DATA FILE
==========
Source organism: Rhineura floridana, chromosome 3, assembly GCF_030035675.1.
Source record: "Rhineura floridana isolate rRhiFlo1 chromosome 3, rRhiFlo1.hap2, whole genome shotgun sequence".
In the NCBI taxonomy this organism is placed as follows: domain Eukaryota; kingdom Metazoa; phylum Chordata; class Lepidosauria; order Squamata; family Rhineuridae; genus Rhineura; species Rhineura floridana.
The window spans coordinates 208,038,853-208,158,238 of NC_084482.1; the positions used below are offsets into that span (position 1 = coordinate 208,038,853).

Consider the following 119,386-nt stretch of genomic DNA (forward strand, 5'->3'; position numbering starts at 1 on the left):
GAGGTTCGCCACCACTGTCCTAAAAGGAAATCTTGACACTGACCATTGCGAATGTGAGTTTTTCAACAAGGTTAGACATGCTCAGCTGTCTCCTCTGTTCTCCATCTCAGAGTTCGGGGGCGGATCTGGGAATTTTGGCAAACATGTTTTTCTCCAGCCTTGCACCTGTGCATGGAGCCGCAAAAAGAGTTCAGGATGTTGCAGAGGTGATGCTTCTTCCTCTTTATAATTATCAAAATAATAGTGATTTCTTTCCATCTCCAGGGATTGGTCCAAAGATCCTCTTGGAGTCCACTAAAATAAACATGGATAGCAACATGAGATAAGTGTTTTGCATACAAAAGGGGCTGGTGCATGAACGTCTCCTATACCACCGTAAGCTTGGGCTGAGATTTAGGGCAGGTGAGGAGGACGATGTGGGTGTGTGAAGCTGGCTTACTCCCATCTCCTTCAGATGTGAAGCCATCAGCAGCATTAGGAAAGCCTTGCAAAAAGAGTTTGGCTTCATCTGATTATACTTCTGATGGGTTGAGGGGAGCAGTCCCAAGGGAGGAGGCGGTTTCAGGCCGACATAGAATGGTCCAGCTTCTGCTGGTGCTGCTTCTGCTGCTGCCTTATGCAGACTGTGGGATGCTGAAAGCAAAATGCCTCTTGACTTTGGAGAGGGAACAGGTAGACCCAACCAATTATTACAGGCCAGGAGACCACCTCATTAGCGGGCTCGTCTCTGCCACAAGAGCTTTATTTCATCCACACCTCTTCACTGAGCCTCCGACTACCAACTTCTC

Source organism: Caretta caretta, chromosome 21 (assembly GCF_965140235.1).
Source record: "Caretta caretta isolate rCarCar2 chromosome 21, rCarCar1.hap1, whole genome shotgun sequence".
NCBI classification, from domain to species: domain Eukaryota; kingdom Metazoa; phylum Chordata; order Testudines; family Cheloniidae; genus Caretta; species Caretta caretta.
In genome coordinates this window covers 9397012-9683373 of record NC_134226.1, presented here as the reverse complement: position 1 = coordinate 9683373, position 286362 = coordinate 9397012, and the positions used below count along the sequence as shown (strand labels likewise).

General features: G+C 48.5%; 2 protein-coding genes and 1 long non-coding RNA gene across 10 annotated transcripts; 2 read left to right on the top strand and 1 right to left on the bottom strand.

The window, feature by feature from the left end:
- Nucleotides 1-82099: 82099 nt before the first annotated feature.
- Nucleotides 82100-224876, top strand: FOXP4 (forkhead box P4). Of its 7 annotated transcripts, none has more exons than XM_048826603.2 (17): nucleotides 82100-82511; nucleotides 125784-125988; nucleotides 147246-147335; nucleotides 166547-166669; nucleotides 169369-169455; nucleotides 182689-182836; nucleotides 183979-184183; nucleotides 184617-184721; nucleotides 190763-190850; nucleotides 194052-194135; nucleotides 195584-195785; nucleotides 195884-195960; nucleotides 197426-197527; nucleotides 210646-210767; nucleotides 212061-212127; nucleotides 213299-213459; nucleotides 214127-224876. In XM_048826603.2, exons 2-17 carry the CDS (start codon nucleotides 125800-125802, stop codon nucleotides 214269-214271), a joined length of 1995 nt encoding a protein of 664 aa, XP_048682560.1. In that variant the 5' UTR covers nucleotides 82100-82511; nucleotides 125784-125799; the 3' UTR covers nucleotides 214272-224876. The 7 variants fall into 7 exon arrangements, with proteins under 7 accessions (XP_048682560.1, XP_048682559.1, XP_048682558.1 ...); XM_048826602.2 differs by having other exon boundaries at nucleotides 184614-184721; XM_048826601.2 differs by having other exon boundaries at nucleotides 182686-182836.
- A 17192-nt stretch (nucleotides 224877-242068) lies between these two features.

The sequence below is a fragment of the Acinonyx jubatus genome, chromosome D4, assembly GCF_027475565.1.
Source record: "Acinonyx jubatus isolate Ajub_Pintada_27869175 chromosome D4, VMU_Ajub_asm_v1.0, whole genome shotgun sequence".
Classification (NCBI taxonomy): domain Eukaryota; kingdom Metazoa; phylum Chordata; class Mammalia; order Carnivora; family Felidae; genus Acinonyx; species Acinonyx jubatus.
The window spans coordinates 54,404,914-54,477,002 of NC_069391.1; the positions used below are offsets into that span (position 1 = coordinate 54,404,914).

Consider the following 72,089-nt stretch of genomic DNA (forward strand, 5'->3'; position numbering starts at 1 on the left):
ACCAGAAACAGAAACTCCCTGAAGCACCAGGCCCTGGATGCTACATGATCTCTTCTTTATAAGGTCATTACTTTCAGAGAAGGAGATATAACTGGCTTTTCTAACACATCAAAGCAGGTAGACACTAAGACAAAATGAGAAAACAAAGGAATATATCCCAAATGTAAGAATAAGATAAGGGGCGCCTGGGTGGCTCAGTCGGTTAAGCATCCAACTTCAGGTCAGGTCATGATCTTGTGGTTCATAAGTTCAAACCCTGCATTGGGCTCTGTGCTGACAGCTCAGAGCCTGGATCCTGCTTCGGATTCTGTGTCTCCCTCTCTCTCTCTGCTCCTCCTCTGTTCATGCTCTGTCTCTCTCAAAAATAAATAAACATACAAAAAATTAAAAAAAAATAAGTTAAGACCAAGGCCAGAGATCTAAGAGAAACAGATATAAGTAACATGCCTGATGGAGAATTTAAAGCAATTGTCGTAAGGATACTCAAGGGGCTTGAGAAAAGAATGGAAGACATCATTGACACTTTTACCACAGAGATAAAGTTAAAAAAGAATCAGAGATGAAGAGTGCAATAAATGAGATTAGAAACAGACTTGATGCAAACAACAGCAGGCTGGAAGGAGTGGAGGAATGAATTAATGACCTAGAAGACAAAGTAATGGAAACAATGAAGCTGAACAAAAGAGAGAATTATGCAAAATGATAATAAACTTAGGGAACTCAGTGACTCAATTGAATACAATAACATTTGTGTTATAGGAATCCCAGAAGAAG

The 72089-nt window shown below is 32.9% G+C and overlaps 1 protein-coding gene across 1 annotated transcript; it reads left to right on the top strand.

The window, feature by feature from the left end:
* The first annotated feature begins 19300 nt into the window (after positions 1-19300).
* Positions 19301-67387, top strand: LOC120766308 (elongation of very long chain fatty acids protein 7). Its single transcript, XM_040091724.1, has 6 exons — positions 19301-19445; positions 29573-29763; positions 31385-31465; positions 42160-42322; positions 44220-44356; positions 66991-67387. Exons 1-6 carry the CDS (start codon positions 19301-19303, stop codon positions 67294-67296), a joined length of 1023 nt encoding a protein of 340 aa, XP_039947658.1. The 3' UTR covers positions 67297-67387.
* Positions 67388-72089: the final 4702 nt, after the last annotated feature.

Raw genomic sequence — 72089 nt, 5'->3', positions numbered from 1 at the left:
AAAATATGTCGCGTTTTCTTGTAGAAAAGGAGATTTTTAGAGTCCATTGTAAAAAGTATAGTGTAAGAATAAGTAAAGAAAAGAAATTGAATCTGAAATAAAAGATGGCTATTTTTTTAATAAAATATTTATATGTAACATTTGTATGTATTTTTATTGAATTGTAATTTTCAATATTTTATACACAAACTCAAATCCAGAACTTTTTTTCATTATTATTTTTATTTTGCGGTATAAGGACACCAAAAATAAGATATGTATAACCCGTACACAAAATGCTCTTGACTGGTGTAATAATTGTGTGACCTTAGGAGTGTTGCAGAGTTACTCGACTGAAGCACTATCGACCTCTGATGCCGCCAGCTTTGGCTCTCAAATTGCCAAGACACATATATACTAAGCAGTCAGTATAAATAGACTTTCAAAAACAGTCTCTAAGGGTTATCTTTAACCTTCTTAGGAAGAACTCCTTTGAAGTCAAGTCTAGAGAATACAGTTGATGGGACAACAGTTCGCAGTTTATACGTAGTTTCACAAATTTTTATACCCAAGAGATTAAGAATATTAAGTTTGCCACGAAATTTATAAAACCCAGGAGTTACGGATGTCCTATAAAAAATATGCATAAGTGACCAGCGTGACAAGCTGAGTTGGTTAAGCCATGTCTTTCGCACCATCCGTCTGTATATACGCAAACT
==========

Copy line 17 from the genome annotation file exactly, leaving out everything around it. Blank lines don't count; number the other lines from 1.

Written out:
Source record: "Acinonyx jubatus isolate Ajub_Pintada_27869175 chromosome D4, VMU_Ajub_asm_v1.0, whole genome shotgun sequence".